Saturday, November 27, 2010

Pyle’s Art Students’ League Students?

Here is another news item about Howard Pyle’s Art Students’ League lectures and critiques of 1904-05. This one comes from the International Studio:
The Art Students' League has been fortunate enough to obtain the services of Mr. Howard Pyle for the coming winter. His class will not be of the usual academic order, as Mr. Pyle particularly wishes to help young artists as well as students. The course will consist of a series of critical lectures on Composition, the class meeting on alternate Saturdays and lasting two hours, from four to six o'clock. The first hour there will be a general talk on composition, and the second hour will be devoted to criticising the work of those who pass Mr. Pyle's standard. The less advanced pupils will, however, have the benefit of his criticisms as well as his lectures. The first lecture will be held on Saturday, December 3. The tuition fee for this class will be $2.00 a month.
This arrangement was very much like the one Pyle had during his first year as an instructor at the Drexel Institute in 1894-95. What puzzles me is that there were plenty of League members and artists who attended these lectures and had their work criticized by Pyle, but unless they subsequently went to Wilmington for further Pylean guidance they do not appear on the many lists of Pyle students that have been assembled over the years. On the other hand, even those who had only fleeting contact with Pyle at the Drexel Institute (or in Wilmington, for that matter) are considered Pyle students.

But Pyle himself looked on those he instructed in New York as his students - at least if what he wrote to Hugo Ballin on March 8, 1905, is any indication: “I have a few pupils at home and abroad to whom I like to apply when I find myself in need of help, and you see I include you in that limited category.” The American Art News of March 25, 1905, also said, “Mr. Pyle was especially interested in the compositions of Hugo Ballin and Remington Schuyler; their work he considers to be of great promise.” As far as I know, however, Ballin has been conspicuously absent from the “Pyle student” rolls - and I don’t think he’s an isolated case.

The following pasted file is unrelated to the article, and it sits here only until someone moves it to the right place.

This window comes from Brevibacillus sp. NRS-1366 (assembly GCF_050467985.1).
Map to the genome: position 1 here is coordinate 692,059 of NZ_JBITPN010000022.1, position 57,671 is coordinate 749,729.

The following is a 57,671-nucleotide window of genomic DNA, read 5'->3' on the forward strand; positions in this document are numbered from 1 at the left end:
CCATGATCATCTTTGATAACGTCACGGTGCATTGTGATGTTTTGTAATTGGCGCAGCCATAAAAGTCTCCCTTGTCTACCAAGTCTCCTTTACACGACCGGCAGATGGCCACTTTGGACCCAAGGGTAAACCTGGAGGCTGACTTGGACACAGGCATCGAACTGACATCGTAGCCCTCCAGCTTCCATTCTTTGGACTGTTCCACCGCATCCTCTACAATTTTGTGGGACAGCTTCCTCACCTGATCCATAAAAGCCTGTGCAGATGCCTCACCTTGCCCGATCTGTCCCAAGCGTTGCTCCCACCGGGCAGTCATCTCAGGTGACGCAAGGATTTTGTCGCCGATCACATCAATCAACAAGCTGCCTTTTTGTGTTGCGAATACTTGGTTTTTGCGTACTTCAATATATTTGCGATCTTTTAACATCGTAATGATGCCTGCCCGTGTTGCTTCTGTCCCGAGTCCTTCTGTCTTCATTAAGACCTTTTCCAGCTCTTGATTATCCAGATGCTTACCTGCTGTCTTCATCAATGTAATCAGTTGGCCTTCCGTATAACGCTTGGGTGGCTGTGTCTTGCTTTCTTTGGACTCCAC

kev ferrara said...

Funny thing, that we must look at who wrote history, and what information they had access to, or which information they had preference for, to determine why history was written as it was. Far and away the person who knew Pyle's affairs best was Pyle himself. Everybody else, I would guess, had only one puzzle piece of the overall man.

Regarding how paper trails can be misleading...

I've always had a particular abiding interest in Pyle student, Walter Hunt Everett, going so far as to collect his tearsheets from musty women's magazines from the 20s. I had heard so often that no record of his study with Pyle existed, that I had begun to doubt he was a Pyle student at all.

Then I managed to find a .pdf of Richard Wayne Lykes' Howard Pyle: Teacher of Illustration. And in the footnotes to page 11 it says the following... "The figures above are taken from the records of the Drexel Institute of Technology. Among the pupils of Howard Pyle while he was at the institution the following may be mentioned...." And there amid the standard names is listed "Walter D. Everitt"

Could the source of confusion regarding the record of Everett studying with Pyle really come down to an obviously sloppy bit of record keeping?

I would say, yes. And I think this little error is indicative of the overall problem regarding Golden Age Illustration scholarship. And really scholarship about all the arts prior to about 1950 or so, when institutional record keeping and oral history-taking began its ascendancy.

Ian Schoenherr said...